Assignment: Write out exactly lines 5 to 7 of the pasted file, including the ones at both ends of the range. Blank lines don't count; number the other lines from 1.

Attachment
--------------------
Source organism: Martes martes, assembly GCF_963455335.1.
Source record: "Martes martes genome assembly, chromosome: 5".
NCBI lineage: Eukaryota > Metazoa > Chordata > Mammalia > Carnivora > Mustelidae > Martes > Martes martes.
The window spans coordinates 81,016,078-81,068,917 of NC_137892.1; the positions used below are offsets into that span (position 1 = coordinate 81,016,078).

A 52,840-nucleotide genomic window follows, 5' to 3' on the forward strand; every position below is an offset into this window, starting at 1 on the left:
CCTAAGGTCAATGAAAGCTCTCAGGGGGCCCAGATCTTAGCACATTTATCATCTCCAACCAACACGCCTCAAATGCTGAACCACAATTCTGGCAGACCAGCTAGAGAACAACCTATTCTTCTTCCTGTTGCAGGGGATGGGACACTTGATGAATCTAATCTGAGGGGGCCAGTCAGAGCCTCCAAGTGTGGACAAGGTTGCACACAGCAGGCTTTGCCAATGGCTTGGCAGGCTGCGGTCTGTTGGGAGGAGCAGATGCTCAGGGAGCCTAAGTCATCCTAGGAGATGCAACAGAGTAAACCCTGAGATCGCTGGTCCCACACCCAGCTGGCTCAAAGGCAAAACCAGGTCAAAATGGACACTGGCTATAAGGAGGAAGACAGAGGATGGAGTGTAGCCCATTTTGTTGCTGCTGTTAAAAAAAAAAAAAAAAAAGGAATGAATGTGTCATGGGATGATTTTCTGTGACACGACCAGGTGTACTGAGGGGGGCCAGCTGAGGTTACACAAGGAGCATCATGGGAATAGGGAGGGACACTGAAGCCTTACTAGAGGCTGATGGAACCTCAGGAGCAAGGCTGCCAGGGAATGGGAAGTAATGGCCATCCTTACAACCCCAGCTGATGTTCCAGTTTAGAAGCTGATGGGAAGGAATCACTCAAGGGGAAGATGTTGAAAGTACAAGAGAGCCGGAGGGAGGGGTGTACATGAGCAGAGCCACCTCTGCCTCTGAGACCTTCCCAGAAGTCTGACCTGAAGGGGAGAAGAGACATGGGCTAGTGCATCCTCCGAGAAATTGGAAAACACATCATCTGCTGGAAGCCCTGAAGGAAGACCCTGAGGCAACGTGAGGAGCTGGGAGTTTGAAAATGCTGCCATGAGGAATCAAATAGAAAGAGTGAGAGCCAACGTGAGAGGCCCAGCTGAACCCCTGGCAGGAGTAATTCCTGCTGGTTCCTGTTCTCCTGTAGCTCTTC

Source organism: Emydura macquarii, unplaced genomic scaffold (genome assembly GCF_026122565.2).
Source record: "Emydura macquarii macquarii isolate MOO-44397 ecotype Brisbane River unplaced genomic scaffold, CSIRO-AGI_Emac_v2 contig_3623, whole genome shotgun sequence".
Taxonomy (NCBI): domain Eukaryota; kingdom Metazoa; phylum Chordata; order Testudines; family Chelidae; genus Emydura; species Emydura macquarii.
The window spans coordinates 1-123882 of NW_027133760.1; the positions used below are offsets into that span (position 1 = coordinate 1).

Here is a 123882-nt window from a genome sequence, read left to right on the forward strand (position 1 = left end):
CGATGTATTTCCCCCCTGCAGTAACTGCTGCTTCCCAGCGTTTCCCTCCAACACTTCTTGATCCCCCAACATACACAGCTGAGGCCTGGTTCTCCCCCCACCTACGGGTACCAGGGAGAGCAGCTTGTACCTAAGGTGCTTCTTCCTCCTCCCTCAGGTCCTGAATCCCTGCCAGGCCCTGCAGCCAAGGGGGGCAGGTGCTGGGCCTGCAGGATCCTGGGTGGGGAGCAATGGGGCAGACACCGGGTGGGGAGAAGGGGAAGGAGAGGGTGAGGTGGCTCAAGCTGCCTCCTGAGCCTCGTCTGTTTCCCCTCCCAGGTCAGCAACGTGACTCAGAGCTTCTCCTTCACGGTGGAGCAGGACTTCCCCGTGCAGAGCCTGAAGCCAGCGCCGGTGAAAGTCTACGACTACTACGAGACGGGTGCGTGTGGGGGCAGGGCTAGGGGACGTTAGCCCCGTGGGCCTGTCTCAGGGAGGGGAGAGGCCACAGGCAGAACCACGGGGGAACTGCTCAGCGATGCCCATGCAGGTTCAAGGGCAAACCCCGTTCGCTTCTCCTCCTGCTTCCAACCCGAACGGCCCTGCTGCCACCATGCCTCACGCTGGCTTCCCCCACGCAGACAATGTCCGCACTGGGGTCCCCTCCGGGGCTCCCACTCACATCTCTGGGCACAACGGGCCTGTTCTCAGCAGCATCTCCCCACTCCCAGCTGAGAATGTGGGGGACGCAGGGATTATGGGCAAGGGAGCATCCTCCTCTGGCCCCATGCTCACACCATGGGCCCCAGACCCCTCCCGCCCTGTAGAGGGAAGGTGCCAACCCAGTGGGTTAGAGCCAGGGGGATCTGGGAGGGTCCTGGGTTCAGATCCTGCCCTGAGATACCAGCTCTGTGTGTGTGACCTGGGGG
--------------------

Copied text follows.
A 52,840-nucleotide genomic window follows, 5' to 3' on the forward strand; every position below is an offset into this window, starting at 1 on the left:
CCTAAGGTCAATGAAAGCTCTCAGGGGGCCCAGATCTTAGCACATTTATCATCTCCAACCAACACGCCTCAAATGCTGAACCACAATTCTGGCAGACCAGCTAGAGAACAACCTATTCTTCTTCCTGTTGCAGGGGATGGGACACTTGATGAATCTAATCTGAGGGGGCCAGTCAGAGCCTCCAAGTGTGGACAAGGTTGCACACAGCAGGCTTTGCCAATGGCTTGGCAGGCTGCGGTCTGTTGGGAGGAGCAGATGCTCAGGGAGCCTAAGTCATCCTAGGAGATGCAACAGAGTAAACCCTGAGATCGCTGGTCCCACACCCAGCTGGCTCAAAGGCAAAACCAGGTCAAAATGGACACTGGCTATAAGGAGGAAGACAGAGGATGGAGTGTAGCCCATTTTGTTGCTGCTGTTAAAAAAAAAAAAAAAAAAGGAATGAATGTGTCATGGGATGATTTTCTGTGACACGACCAGGTGTACTGAGGGGGGCCAGCTGAGGTTACACAAGGAGCATCATGGGAATAGGGAGGGACACTGAAGCCTTACTAGAGGCTGATGGAACCTCAGGAGCAAGGCTGCCAGGGAATGGGAAGTAATGGCCATCCTTACAACCCCAGCTGATGTTCCAGTTTAGAAGCTGATGGGAAGGAATCACTCAAGGGGAAGATGTTGAAAGTACAAGAGAGCCGGAGGGAGGGGTGTACATGAGCAGAGCCACCTCTGCCTCTGAGACCTTCCCAGAAGTCTGACCTGAAGGGGAGAAGAGACATGGGCTAGTGCATCCTCCGAGAAATTGGAAAACACATCATCTGCTGGAAGCCCTGAAGGAAGACCCTGAGGCAACGTGAGGAGCTGGGAGTTTGAAAATGCTGCCATGAGGAATCAAATAGAAAGAGTGAGAGCCAACGTGAGAGGCCCAGCTGAACCCCTGGCAGGAGTAATTCCTGCTGGTTCCTGTTCTCCTGTAGCTCTTC

Source organism: Emydura macquarii, unplaced genomic scaffold (genome assembly GCF_026122565.2).